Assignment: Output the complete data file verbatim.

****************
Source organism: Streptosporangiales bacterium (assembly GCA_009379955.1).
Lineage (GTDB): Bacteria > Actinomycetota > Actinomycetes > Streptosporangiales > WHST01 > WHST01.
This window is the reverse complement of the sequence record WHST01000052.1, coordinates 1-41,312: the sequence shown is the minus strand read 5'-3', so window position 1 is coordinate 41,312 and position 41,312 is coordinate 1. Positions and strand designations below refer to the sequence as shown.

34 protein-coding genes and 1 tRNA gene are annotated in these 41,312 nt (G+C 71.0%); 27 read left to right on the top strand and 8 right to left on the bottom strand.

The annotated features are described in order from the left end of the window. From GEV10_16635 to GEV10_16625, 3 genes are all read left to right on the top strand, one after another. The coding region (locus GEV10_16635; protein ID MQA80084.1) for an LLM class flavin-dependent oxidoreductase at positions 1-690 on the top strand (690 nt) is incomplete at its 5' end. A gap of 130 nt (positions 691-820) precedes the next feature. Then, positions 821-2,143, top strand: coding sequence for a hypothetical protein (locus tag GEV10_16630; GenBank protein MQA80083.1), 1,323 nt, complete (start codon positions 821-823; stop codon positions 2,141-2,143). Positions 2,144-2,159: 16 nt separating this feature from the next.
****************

Source organism: Streptosporangiales bacterium (assembly GCA_009379955.1).
Lineage (GTDB): Bacteria > Actinomycetota > Actinomycetes > Streptosporangiales > WHST01 > WHST01.
This window is the reverse complement of the sequence record WHST01000052.1, coordinates 1-41,312: the sequence shown is the minus strand read 5'-3', so window position 1 is coordinate 41,312 and position 41,312 is coordinate 1. Positions and strand designations below refer to the sequence as shown.

34 protein-coding genes and 1 tRNA gene are annotated in these 41,312 nt (G+C 71.0%); 27 read left to right on the top strand and 8 right to left on the bottom strand.

The annotated features are described in order from the left end of the window. From GEV10_16635 to GEV10_16625, 3 genes are all read left to right on the top strand, one after another. The coding region (locus GEV10_16635; protein ID MQA80084.1) for an LLM class flavin-dependent oxidoreductase at positions 1-690 on the top strand (690 nt) is incomplete at its 5' end. A gap of 130 nt (positions 691-820) precedes the next feature. Then, positions 821-2,143, top strand: coding sequence for a hypothetical protein (locus tag GEV10_16630; GenBank protein MQA80083.1), 1,323 nt, complete (start codon positions 821-823; stop codon positions 2,141-2,143). Positions 2,144-2,159: 16 nt separating this feature from the next.